ND Looking for Sharpshooters

Discussion in 'Elk Hunting' started by blipelt, Jul 28, 2010.

  1. blipelt

    blipelt Well-Known Member

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  2. Buffalobob

    Buffalobob Writers Guild

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    Let me see if I can round up some partners. :D

    Free elk permits is a good deal.
     

  3. Oliveralan

    Oliveralan Well-Known Member

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    I'll pay half the gas :D
     
  4. Boman

    Boman Well-Known Member

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    Anyone ever done this?
     
  5. blipelt

    blipelt Well-Known Member

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    To my knowledge and what I read this will be the first time non federal shooters have been aloud to cull animals in the nat'l parks. It won't be free, you have five days of lodging and board. If you leave early you forfeit the meat and the ability to do it in the future. You will be shooting what the team leader(nat'l park rep.) tells you to shoot. No bulls.

    The terrain for you elk hunters will be easy not half as bad as the mountains you hunt. The weather will be a little intimidating for some. -25 isn't uncommon for the time of year they plan to cull the animals.

    Remember only lead free bullets!!


    Brent
     
  6. xdeano

    xdeano Well-Known Member

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    From what I've been hearing you only get half of the meat you shoot off one cow. All the other meat goes to donations. This may sound like a good deal, but you can't leave anything out in the park, and you can't bring a vehicle in to transport the meat out. It's all on foot. They had been thinking about bringing in a mule team to transport meat, but I haven't heard much more about that.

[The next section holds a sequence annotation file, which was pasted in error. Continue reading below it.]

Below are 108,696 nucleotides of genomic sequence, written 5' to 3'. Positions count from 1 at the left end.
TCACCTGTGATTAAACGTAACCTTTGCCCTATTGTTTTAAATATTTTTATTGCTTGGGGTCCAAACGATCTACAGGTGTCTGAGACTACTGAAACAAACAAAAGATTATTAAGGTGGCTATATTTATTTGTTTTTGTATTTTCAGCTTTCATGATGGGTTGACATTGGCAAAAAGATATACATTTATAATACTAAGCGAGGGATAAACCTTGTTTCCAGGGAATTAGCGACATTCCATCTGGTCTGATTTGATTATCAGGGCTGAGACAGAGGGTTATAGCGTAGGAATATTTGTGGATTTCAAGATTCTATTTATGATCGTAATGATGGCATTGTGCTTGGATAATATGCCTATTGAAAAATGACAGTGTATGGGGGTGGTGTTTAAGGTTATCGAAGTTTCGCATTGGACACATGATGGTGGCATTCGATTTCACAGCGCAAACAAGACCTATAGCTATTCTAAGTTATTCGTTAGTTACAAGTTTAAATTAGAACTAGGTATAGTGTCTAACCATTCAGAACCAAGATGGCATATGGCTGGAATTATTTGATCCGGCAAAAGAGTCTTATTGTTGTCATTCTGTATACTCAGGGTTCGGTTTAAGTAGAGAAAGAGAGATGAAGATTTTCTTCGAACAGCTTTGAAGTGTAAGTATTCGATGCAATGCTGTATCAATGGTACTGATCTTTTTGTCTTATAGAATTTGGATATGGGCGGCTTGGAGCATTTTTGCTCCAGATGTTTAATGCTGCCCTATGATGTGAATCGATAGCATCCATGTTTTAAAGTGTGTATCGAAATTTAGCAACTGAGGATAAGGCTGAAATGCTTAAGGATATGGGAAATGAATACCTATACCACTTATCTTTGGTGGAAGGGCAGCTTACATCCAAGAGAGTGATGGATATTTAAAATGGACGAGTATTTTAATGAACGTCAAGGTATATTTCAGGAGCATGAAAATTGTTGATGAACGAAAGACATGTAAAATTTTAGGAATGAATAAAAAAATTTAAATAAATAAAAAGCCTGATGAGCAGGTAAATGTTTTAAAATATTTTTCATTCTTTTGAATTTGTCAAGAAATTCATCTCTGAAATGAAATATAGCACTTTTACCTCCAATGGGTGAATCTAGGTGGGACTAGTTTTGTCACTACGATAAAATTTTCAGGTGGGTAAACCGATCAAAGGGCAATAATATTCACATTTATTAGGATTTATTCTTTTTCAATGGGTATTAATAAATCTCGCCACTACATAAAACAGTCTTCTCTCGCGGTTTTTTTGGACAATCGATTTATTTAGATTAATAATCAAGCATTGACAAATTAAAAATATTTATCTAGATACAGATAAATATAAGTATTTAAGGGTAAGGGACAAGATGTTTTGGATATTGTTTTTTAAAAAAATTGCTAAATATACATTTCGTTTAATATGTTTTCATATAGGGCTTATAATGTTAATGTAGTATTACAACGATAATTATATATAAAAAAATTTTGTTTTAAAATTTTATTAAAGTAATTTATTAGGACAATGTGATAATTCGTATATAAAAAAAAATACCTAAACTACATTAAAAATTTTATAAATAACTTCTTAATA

It's going to be a dog and pony show if you ask me.

    xdeano
     
  7. blipelt

    blipelt Well-Known Member

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    Go to the ND game and fish website they have a video there about it. There will be prof. packers for to far stuff, but if you are close to the road they expect you to be able to do it. As far as the meat goes the nat'l park can't give someone meat it is illegal, but they can donate it to a state agency like the game and fish which in turn will split it up to the volunteers. I suppose evenly so it all depends on how successful it is in how much you would get. The only problem I see is the lead free bullets you don't have many options.


    Brent
     
  8. bigngreen

    bigngreen Well-Known Member

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    Man, if my economic state was just a little better I would be on this like a tall dog!!!
    I would do it just because it is an opportunity to quickly improve one's ability to kill elk, which I like to do.
    The amount of meat you get depends on the success of your team not your individual success, according to the facts section you may be able to get up to one whole elk based on team success, I like the idea of donating the meat to .

    I don't like the lead free bullet thing for culling elk in large herd because of pass through, but I may need to start developing a load just in case.